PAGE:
noun. 1) pieces of defensive armor for a horse
2) a thin slice of fat or bacon secured to meat or poultry before cooking.
verb. 1) to caparison (dress richly or ornamentally) with bards
2) to secure thin slices of fat or bacon to meat or poultry before cooking
Etymology: late 1400s; Middle French barde. The more usual use of the word bard (poet) comes from Middle English, but I wonder if they both have the same underlying meaning along the lines of "embellish".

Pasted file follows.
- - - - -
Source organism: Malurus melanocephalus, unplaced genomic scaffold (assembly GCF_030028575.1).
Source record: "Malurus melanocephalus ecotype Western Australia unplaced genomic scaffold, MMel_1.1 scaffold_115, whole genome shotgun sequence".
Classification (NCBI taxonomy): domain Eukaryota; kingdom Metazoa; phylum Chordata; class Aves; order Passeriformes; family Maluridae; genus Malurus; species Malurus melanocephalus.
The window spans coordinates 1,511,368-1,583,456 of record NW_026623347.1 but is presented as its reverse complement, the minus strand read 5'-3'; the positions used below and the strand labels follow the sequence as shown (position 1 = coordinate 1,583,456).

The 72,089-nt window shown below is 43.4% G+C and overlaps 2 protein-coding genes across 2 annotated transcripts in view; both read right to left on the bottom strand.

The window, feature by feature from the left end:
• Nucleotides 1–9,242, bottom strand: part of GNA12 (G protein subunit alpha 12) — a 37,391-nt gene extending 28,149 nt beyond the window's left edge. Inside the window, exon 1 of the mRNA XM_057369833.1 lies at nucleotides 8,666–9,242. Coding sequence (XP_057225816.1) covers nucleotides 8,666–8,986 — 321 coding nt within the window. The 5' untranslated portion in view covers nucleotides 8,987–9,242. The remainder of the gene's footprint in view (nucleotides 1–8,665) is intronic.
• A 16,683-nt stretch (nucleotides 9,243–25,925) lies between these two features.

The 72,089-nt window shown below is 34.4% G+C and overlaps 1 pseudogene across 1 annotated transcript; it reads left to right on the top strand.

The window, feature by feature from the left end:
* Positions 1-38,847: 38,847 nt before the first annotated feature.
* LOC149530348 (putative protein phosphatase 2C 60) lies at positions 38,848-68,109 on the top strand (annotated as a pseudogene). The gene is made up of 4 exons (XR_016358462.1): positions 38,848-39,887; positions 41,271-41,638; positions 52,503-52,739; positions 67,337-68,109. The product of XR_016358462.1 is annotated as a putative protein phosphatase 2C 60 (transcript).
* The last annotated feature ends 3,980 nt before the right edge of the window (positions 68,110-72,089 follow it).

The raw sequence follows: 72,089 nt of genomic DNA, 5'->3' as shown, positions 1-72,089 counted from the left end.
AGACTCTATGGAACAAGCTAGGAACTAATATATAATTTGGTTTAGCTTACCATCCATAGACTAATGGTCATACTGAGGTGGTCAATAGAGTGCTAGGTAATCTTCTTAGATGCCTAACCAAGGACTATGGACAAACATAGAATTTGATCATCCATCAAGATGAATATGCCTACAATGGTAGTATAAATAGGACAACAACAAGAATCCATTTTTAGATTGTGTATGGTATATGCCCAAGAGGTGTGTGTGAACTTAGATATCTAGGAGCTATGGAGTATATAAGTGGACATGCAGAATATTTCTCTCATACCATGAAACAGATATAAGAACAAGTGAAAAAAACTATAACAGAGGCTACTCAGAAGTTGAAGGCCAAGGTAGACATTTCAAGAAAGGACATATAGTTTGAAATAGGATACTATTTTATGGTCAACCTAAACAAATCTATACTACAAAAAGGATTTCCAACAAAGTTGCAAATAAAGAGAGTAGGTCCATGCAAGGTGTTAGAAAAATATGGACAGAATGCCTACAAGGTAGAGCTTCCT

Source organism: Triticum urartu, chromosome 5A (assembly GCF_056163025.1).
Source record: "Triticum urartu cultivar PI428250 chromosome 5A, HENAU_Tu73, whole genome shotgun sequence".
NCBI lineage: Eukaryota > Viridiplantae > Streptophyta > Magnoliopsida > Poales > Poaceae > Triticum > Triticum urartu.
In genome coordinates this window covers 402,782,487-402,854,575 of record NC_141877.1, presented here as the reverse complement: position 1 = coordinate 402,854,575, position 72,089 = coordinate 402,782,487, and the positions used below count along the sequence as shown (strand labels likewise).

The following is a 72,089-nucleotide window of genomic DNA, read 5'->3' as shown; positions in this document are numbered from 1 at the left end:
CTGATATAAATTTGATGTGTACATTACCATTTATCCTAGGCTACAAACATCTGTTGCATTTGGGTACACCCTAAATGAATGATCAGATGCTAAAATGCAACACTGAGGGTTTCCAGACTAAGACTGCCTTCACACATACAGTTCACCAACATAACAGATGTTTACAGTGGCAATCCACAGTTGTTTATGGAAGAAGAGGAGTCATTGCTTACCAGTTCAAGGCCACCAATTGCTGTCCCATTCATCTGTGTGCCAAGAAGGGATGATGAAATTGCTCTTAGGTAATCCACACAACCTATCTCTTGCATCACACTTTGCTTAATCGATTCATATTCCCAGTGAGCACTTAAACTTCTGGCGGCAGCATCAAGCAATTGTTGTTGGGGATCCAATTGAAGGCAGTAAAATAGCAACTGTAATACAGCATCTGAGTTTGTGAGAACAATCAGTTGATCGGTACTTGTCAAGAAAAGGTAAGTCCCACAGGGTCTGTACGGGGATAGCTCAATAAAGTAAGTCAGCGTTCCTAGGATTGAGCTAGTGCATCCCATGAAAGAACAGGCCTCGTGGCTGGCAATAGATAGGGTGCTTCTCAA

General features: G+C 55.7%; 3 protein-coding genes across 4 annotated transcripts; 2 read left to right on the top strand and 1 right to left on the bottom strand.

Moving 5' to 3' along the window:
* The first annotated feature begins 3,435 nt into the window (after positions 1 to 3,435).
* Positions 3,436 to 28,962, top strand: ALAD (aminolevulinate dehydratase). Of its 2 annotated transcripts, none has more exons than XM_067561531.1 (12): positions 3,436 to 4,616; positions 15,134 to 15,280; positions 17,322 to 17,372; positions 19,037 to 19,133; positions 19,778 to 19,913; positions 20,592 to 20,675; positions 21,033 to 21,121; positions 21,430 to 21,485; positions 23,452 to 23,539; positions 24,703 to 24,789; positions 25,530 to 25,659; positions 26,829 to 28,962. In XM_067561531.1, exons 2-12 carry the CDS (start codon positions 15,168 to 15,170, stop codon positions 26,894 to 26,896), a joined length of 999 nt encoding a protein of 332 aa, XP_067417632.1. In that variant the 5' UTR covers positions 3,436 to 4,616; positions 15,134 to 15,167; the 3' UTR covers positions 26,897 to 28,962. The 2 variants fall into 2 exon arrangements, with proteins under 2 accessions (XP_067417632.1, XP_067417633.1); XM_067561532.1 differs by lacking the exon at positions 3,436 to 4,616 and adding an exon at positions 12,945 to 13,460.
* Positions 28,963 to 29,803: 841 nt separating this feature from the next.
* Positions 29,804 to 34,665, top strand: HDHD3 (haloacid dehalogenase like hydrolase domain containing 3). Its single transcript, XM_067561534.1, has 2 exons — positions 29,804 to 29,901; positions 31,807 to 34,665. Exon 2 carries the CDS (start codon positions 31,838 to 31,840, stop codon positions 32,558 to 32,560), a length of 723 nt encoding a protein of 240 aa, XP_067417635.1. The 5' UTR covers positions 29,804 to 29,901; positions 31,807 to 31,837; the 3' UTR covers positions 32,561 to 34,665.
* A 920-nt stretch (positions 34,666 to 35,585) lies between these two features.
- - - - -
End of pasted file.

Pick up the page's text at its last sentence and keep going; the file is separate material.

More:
Barding and larding are two different culinary procedures, although they serve the same purpose (to keep meat moist and add flavor). Barding generally involves laying strips of bacon on the top of the meat before cooking, removing it for the last few minutes of cooking to allow the meat to brown. Larding involves using a special needle to insert strips of pure fat into a cut of meat. Adding fat to an otherwise lean, dry, or flavorless meat is a classic technique. If you saw "Fannie's Last Supper" on public television, where they re-created a twelve-course Victorian dinner, you saw them larding venison using salt pork.
Wisegeek calls barding an "automatic basting system".